What do gamers and developers expect from the ninth generation of consoles? One could discuss it for a long time, but if we narrow things down to sandbox games, someone would probably mention the possibility of creating bigger worlds. Perhaps it would be Brendan Greene, who dreams of setting the players loose on a map of "tens of thousands of square kilometres" (via Forbes). Tymon Smektala from Techland, who shared his vision with Xbox: The Official Magazine (via Wccftech), is of a different opinion. The director of Dying Light 2 believes that gamers do not need bigger, but more convincing worlds. As he says, current technology makes it easier to create vast stretches of land without too much impact on the smoothness of gameplay, enabling for gradual loading of locations. But the same cannot be said for characters - more characters and more variety can be quite a challenge for the hardware. Smektala hopes that the new consoles will enable developers to develop their games specifically in this respect:
"I’m not sure they will get bigger. I think what will change is the fidelity of everything. I don’t think people really need bigger worlds, they need worlds that are of better quality and that they feel more immersed in what surrounds them. It’s not that difficult for the current generation to create huge worlds by streaming as you play. So you go somewhere and it loads a little chunk around you and another chunk and so on. So you can create extremely big worlds that don’t really impact the performance. What impacts performance is the number of NPCs you see around you, the variety of them and how they behave, and the number of animations. The improvements in the next generation will allow us to go further in that direction. This is basically our mission as a studio, we want to create first-person open-world games with high-fidelity graphics and with high-fidelity immersion, where you feel like you are really there."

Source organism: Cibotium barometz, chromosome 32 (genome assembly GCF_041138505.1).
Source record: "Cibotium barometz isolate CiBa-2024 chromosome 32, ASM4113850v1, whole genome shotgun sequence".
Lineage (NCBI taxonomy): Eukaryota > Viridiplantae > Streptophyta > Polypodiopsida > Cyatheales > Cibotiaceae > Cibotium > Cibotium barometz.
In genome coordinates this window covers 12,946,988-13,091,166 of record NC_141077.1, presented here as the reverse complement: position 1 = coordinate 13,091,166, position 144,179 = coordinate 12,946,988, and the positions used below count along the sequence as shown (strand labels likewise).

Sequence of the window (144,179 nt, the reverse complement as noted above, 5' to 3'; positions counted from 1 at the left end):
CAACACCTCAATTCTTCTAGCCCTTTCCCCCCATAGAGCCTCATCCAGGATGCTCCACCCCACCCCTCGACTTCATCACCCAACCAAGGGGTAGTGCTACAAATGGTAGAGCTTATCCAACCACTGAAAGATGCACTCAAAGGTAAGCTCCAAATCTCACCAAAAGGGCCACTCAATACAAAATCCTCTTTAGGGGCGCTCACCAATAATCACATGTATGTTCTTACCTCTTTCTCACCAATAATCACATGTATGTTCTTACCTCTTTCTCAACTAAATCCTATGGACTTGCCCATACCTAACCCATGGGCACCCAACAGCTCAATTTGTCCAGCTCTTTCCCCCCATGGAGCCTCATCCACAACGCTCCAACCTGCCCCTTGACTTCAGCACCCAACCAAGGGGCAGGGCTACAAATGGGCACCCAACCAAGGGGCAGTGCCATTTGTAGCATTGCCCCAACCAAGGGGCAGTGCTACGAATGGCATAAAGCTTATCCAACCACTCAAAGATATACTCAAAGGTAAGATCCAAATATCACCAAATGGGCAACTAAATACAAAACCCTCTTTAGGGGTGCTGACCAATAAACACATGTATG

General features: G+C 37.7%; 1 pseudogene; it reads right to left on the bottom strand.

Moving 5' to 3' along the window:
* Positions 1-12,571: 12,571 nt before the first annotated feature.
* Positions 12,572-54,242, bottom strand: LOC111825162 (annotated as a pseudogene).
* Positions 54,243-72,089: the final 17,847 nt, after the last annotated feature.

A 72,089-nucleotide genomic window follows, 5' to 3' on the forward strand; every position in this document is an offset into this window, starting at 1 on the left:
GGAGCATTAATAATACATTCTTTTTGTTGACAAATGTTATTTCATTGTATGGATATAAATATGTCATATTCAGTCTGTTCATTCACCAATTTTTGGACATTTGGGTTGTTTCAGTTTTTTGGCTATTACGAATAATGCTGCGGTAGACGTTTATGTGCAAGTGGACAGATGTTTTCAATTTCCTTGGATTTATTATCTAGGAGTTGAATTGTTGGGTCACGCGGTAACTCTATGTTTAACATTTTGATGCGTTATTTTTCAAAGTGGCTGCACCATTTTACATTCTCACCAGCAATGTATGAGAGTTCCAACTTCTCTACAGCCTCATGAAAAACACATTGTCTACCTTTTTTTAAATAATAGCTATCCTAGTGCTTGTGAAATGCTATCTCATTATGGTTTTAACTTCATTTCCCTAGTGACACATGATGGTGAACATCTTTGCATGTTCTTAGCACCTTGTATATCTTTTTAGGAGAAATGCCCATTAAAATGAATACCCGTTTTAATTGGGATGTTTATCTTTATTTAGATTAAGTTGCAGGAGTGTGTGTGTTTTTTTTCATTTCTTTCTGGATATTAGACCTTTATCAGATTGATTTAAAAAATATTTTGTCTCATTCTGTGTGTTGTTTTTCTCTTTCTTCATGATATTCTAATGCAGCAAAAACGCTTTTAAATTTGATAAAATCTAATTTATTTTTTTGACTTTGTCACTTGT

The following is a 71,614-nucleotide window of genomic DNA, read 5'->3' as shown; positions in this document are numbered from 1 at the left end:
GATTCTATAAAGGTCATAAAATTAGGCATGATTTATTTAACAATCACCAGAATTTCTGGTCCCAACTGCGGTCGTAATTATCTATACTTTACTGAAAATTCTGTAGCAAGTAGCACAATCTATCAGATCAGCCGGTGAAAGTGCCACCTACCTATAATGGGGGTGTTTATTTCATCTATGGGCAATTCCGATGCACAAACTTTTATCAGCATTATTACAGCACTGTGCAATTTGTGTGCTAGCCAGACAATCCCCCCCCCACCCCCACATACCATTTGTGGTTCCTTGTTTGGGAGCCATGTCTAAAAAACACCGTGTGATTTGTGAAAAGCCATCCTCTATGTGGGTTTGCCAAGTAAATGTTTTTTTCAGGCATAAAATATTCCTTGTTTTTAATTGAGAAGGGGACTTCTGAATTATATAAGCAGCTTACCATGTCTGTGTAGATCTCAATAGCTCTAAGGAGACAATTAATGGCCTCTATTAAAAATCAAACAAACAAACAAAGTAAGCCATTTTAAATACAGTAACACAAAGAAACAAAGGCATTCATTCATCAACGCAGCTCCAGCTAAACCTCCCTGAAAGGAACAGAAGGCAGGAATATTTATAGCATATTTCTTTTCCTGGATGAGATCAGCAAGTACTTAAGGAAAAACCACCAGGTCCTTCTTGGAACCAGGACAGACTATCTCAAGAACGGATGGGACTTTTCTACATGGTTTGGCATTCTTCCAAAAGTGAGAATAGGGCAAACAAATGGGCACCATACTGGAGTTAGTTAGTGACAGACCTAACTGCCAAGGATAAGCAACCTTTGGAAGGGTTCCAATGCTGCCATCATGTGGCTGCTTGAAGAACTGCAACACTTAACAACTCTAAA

In short, Smektala wants the games not to compete in terms of the size of the world, but to try to fill it as much as possible and thus deepen the immersion of the players. Many will probably agree with the Polish dev, pointing out one or another title with huge, but essentially empty locations. But will Techland be able to accomplish its "mission" after the debut of the ninth generation of consoles? The answer to this question will have to wait, but first we will be able to check how the studio managed to cope with this problem in the continuation of its action game. Dying Light 2 will launch in spring 2020 on PC, PlayStation 4 and Xbox One. By the way, the devs assured that the game will offer a world nearly four times bigger than its predecessor.